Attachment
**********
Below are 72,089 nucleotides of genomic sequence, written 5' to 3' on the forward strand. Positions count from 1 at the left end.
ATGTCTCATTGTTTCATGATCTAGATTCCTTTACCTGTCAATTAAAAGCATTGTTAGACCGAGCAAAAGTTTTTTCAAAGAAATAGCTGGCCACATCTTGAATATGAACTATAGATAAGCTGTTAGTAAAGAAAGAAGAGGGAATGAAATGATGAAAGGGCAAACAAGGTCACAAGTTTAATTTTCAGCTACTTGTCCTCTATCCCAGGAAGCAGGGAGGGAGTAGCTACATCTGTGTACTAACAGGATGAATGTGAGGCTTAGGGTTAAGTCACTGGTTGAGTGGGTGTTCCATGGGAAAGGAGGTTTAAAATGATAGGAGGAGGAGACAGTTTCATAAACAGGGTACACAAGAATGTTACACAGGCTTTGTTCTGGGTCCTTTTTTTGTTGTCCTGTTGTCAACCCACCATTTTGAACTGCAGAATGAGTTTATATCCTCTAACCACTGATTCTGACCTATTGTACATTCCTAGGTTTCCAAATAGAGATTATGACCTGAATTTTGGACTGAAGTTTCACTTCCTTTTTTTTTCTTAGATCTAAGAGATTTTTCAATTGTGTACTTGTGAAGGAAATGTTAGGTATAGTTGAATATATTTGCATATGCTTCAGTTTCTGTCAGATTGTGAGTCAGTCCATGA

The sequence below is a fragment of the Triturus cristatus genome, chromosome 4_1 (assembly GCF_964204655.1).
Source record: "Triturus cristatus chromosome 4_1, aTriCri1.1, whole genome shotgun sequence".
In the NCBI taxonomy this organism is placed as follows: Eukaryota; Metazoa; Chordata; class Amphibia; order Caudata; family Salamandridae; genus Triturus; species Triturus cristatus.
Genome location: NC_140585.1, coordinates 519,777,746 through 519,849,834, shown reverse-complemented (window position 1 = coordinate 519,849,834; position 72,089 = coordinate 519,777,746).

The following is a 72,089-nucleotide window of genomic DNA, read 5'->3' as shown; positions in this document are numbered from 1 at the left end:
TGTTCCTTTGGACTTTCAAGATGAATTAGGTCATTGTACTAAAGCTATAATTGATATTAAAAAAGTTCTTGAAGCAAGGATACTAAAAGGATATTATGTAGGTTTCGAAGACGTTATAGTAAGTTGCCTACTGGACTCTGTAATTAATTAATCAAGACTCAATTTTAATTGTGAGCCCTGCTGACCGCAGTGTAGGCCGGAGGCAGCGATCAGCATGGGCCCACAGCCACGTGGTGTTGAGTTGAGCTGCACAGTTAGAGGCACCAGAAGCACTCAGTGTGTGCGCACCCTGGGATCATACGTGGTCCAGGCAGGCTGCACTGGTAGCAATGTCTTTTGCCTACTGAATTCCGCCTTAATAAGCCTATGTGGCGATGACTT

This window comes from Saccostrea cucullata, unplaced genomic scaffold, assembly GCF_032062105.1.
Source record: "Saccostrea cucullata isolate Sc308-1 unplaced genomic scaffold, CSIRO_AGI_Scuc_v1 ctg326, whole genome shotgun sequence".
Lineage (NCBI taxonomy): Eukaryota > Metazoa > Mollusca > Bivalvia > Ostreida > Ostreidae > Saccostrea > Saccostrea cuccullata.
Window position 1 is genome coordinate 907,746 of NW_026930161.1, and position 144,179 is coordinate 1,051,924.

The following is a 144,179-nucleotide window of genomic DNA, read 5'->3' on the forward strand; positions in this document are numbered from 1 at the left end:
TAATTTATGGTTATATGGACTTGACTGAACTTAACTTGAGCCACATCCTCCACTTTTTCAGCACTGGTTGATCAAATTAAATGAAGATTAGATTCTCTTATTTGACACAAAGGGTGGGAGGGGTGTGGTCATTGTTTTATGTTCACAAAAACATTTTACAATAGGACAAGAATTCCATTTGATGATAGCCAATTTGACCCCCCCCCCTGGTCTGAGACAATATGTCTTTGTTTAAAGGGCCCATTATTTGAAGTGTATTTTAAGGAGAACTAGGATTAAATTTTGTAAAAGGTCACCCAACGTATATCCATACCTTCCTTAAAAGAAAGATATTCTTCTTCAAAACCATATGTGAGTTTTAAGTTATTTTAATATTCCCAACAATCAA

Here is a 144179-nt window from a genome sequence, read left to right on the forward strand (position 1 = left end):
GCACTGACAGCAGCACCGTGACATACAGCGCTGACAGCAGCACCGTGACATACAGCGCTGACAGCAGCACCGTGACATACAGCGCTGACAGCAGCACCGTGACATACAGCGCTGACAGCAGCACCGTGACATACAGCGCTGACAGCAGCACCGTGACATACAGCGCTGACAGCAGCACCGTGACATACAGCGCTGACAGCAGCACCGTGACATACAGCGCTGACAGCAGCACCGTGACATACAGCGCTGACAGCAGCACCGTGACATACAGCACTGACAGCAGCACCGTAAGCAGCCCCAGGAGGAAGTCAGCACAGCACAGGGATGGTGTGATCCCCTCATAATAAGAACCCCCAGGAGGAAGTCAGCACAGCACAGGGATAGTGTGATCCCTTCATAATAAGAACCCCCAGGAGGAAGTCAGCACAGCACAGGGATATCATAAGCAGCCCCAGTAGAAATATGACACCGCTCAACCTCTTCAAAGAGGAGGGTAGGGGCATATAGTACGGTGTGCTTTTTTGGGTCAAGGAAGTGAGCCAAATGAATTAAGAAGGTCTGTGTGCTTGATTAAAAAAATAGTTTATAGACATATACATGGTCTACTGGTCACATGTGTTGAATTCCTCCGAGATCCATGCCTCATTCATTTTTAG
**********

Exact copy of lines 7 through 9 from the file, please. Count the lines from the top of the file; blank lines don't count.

The following is a 72,089-nucleotide window of genomic DNA, read 5'->3' as shown; positions in this document are numbered from 1 at the left end:
TGTTCCTTTGGACTTTCAAGATGAATTAGGTCATTGTACTAAAGCTATAATTGATATTAAAAAAGTTCTTGAAGCAAGGATACTAAAAGGATATTATGTAGGTTTCGAAGACGTTATAGTAAGTTGCCTACTGGACTCTGTAATTAATTAATCAAGACTCAATTTTAATTGTGAGCCCTGCTGACCGCAGTGTAGGCCGGAGGCAGCGATCAGCATGGGCCCACAGCCACGTGGTGTTGAGTTGAGCTGCACAGTTAGAGGCACCAGAAGCACTCAGTGTGTGCGCACCCTGGGATCATACGTGGTCCAGGCAGGCTGCACTGGTAGCAATGTCTTTTGCCTACTGAATTCCGCCTTAATAAGCCTATGTGGCGATGACTT

This window comes from Saccostrea cucullata, unplaced genomic scaffold, assembly GCF_032062105.1.